A Collection is a selection of features, articles, comments and opinions on any given theme or topic. It allows you to stay up‑to‑date with what interests you most.
Login here to access your saved articles and followed authors.
We have sent you an email so you can reset your password.
Sorry, we had a problem.
Tags related to this article
Published 2 November 2015
Two-thirds of NHS leaders believe there is not sufficient local leadership capacity to deliver the new models of care within the NHS Five Year Forward View, with the need to focus on collaborative working and system leadership, according to DAC Beachcroft LLP's 'Understanding the Barriers to Innovation' thought leadership report.
In the DAC Beachcroft report, which has been produced in association with NHS Providers, we discuss the following four key challenges:
In light of the stated intention of the NHS Five Year Forward View that health and social care organisations should be working more closely together, it is reassuring that 50% of respondents report that their local health economy already has a shared vision for the future.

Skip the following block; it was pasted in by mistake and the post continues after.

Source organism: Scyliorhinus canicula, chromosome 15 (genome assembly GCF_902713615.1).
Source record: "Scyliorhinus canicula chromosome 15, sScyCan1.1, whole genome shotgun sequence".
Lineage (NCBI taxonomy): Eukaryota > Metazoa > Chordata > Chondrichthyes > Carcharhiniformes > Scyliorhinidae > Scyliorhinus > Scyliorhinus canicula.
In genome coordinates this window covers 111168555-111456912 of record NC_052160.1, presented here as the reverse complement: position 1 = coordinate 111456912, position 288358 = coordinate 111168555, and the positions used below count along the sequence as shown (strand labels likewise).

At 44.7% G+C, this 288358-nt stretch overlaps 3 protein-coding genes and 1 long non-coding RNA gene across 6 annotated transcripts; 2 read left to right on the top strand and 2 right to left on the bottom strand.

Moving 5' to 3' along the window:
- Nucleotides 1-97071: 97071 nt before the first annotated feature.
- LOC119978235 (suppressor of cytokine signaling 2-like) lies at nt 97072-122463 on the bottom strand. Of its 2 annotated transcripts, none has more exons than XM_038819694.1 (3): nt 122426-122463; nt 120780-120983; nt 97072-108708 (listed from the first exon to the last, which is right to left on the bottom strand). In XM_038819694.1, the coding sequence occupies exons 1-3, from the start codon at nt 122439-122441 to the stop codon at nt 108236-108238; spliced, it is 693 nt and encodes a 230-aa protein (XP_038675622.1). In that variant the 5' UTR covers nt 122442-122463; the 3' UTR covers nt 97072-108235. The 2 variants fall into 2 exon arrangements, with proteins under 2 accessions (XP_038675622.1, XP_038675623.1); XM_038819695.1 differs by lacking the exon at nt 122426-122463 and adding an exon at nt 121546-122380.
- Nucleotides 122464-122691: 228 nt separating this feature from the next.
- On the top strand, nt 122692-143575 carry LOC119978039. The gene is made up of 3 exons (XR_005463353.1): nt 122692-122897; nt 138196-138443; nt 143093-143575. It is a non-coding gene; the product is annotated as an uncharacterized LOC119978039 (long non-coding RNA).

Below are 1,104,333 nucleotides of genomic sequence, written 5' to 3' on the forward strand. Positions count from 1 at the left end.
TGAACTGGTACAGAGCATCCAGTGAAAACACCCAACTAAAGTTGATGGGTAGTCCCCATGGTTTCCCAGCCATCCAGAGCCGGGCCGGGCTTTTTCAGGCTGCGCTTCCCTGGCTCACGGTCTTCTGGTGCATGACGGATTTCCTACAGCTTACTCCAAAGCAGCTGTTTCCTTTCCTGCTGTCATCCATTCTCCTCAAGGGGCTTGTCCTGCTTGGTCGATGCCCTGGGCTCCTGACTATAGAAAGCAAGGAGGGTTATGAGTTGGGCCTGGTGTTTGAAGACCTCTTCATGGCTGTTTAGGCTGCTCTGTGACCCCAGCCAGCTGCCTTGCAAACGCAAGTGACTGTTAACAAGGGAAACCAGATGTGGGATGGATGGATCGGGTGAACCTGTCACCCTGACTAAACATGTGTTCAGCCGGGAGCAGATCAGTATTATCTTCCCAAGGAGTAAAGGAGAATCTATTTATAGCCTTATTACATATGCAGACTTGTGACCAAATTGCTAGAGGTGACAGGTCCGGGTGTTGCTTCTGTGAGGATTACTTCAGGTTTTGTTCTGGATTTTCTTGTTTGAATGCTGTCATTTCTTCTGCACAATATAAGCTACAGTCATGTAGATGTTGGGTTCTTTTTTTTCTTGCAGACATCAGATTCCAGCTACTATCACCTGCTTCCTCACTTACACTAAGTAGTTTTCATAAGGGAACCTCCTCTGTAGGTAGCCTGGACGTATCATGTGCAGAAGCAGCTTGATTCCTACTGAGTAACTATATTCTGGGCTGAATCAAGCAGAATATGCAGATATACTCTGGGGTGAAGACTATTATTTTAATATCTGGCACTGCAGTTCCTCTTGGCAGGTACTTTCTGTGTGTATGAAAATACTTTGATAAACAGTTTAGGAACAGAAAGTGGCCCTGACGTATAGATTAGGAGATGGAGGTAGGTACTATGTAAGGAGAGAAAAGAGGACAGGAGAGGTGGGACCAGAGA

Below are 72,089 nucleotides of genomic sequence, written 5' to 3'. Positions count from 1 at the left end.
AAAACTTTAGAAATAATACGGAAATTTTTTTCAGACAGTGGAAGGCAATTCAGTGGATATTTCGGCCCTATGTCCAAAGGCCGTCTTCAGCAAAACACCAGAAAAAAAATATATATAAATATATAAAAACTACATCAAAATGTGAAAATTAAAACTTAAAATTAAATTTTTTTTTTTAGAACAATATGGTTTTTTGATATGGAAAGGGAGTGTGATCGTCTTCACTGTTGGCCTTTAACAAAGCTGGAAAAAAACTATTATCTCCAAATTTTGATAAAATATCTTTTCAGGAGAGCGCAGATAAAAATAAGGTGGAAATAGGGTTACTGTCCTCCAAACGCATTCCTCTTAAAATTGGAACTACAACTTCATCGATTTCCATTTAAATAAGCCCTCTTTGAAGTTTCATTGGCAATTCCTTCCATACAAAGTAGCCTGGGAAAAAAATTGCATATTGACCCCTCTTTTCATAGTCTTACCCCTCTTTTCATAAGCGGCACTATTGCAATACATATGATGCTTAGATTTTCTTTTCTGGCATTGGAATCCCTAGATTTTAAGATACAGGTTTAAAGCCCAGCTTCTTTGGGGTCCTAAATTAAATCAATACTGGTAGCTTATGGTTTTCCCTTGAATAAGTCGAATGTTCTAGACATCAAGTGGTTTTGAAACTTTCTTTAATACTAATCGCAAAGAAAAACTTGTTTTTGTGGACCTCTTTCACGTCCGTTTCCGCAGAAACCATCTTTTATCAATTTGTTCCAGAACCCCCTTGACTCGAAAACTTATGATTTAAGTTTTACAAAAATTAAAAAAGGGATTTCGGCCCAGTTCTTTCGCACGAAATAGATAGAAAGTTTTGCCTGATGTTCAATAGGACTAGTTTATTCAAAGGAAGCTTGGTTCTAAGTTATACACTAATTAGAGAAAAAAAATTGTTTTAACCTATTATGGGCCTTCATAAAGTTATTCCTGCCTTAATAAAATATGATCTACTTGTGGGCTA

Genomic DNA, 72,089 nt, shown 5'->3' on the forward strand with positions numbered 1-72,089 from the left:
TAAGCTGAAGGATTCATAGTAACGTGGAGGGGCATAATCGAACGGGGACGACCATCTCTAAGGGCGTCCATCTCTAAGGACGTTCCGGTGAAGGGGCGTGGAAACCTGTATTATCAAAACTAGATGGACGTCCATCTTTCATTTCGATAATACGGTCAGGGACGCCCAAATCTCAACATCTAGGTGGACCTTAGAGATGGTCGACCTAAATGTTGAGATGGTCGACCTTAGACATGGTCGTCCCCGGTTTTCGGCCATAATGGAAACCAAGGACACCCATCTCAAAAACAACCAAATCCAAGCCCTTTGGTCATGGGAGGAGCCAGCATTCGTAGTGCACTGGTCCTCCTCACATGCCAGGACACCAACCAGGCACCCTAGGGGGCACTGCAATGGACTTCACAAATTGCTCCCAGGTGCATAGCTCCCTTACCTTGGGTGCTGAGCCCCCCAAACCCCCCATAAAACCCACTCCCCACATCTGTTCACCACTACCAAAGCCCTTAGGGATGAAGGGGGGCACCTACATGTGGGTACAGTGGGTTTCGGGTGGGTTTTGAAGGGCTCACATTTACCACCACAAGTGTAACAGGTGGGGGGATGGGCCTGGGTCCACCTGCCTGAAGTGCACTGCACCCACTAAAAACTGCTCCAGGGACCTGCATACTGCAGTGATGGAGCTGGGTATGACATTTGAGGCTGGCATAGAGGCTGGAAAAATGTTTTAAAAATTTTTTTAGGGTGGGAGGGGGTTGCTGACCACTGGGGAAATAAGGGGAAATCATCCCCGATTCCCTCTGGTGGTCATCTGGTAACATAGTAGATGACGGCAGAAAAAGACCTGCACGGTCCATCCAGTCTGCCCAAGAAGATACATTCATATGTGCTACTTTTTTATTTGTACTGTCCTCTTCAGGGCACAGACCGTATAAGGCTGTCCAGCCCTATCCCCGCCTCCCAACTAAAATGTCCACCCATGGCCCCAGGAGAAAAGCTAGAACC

However, a number of issues are highlighted as impeding leadership capacity.
Click here to read more.
One of the most striking results of our survey of senior health leaders is that they consider leadership to be most important when it comes to resolving a variety of workforce issues. Considerations such as revised pay and conditions, or flexible working for staff, are considered significantly less important. When asked ‘what is the critical success factor necessary to engage the workforce in delivering the Five Year Forward View’, 60% cite “leadership”.
It is evident from our survey that a need to invest in leadership capacity will be essential to deliver new care models.
Despite NHS organisations being expected to act more autonomously than ever before, many are either struggling to deal with a reduced level of guidance or, feel suffocated by the attentions of the regulators.
Throughout the survey it is clear that in order to create real change around new models of care, organisations must work in partnership. But it appears that current policy incentives must be aligned to encourage organisations to do so. Currently, a continued emphasis on organisations being obliged to compete, through the tariff, within the system, continues to impede progress around working in partnership.
+44 (0)117 918 2321
Hamza Drabu, Charlotte Burnett, Alistair Robertson
Anne Crofts, Sophie Devlin
Anne Crofts, Hamza Drabu